Know when that bus is coming? You could write an app to tell you, if you live within the service areas of these innovative transit authorities.
TriMet (our TriMet API profile) leads the way with open data. As a Portland resident, I may be biased, but don’t take my word for it. When Google wanted to provide transit-based directions, it turned to TriMet to set the example for what is now a standard format.
Now TriMet has over 25 apps built by local developers. In addition to scheduling information, you can access real-time stop wait time data, which means more accurate apps.
BART (Bay Area)
The Bay Area Rapid Transit (our BART API profile) trains connect downtown San Francisco with many surrounding cities, including Oakland. The API provides XML feeds of station and train data, updated every minute.
Like TriMet, there are a number of example apps listed in the BART developer section.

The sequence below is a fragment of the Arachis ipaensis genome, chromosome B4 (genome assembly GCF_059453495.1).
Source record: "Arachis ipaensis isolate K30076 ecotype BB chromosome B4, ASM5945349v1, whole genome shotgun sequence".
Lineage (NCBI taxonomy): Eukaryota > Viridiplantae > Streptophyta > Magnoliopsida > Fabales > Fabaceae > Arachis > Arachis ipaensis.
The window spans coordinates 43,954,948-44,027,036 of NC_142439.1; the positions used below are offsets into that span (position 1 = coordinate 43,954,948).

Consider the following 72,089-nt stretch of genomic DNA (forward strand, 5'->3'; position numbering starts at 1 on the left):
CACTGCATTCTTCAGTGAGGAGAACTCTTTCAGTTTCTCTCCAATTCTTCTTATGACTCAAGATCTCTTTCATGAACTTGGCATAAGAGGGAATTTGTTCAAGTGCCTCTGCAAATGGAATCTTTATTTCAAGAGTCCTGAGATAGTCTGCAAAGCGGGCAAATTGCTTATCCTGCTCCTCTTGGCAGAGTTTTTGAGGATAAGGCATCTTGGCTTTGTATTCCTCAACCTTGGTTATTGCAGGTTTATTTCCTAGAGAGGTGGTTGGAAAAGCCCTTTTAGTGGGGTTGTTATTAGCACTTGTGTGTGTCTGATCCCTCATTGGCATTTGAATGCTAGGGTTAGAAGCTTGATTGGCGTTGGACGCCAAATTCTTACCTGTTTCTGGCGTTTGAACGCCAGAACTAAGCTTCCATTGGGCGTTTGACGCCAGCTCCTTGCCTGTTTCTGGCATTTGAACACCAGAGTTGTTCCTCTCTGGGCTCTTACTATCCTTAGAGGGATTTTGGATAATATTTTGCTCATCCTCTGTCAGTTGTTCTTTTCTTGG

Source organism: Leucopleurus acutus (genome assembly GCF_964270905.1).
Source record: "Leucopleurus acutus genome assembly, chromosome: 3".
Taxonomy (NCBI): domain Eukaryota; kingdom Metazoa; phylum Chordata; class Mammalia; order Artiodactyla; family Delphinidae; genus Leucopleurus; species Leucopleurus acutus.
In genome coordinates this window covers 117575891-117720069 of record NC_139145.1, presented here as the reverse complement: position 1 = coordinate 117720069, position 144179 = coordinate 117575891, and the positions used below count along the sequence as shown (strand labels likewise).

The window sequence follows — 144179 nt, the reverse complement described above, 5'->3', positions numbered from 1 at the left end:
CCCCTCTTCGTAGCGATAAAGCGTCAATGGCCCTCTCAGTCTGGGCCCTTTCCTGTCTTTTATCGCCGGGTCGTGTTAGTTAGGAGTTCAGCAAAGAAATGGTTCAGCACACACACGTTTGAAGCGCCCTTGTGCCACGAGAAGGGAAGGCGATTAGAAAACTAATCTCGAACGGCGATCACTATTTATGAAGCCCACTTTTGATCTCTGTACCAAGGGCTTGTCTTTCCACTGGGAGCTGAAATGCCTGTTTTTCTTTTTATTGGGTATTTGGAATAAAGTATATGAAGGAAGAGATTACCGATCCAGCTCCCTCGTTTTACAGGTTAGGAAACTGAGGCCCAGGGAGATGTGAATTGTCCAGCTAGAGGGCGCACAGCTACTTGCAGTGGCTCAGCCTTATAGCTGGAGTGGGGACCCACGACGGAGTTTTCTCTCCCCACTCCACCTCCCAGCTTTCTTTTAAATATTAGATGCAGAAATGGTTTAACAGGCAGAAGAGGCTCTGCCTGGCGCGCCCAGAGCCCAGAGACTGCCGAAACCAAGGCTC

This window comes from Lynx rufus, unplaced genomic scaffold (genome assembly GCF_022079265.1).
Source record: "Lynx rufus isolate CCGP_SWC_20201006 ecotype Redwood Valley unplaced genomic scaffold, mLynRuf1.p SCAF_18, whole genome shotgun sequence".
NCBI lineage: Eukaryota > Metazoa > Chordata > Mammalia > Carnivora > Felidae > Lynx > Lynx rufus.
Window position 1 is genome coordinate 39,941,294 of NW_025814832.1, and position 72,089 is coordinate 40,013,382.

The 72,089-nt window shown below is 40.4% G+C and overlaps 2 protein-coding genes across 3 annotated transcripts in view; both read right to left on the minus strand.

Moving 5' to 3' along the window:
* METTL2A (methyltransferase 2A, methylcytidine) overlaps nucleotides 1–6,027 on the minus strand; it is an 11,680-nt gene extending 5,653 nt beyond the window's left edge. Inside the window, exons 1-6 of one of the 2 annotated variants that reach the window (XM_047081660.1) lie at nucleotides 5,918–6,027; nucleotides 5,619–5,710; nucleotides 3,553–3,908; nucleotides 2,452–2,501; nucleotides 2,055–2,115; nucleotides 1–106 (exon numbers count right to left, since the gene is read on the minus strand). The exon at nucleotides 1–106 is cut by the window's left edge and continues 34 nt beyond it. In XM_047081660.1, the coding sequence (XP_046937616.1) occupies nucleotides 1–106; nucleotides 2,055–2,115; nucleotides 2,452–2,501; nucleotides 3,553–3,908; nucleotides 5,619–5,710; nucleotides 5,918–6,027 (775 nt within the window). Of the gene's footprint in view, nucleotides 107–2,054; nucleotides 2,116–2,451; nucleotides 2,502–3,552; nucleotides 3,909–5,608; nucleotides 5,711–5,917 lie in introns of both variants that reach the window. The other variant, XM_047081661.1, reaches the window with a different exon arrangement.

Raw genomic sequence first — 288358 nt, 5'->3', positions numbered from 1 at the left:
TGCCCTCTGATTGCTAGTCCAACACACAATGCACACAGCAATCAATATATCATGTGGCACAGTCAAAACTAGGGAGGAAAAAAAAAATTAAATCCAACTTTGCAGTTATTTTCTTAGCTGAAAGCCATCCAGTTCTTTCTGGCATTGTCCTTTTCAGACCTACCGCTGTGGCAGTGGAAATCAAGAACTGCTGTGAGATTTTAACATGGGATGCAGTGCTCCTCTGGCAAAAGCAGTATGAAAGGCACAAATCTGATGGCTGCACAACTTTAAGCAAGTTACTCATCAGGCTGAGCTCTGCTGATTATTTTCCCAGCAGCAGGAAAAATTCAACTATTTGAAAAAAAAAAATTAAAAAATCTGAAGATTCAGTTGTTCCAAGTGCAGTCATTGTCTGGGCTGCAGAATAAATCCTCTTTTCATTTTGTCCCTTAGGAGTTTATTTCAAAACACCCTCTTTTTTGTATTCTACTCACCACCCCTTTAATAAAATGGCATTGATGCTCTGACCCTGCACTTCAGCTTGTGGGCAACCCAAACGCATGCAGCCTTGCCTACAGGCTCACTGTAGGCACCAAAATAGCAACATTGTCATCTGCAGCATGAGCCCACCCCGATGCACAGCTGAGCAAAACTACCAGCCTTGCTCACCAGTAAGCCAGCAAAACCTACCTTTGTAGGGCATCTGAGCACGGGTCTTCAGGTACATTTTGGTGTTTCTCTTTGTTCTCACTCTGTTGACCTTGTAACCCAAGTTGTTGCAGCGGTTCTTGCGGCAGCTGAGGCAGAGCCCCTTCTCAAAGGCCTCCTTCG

The result is an programmer interface that shows the CTA what’s important. As Reed says: “The power is not the mashup. It’s the data.”
King County (Seattle)
Again, it’s not exactly official, but a research group at University of Washington has worked to give Seattle’s transit an API (our King County Buses API profile). In addition to schedules, developers can also access real-time location data of every bus, as showcased in their BusView applet.
Should your transit authority be on this list? Let us know in the comments, or add its API.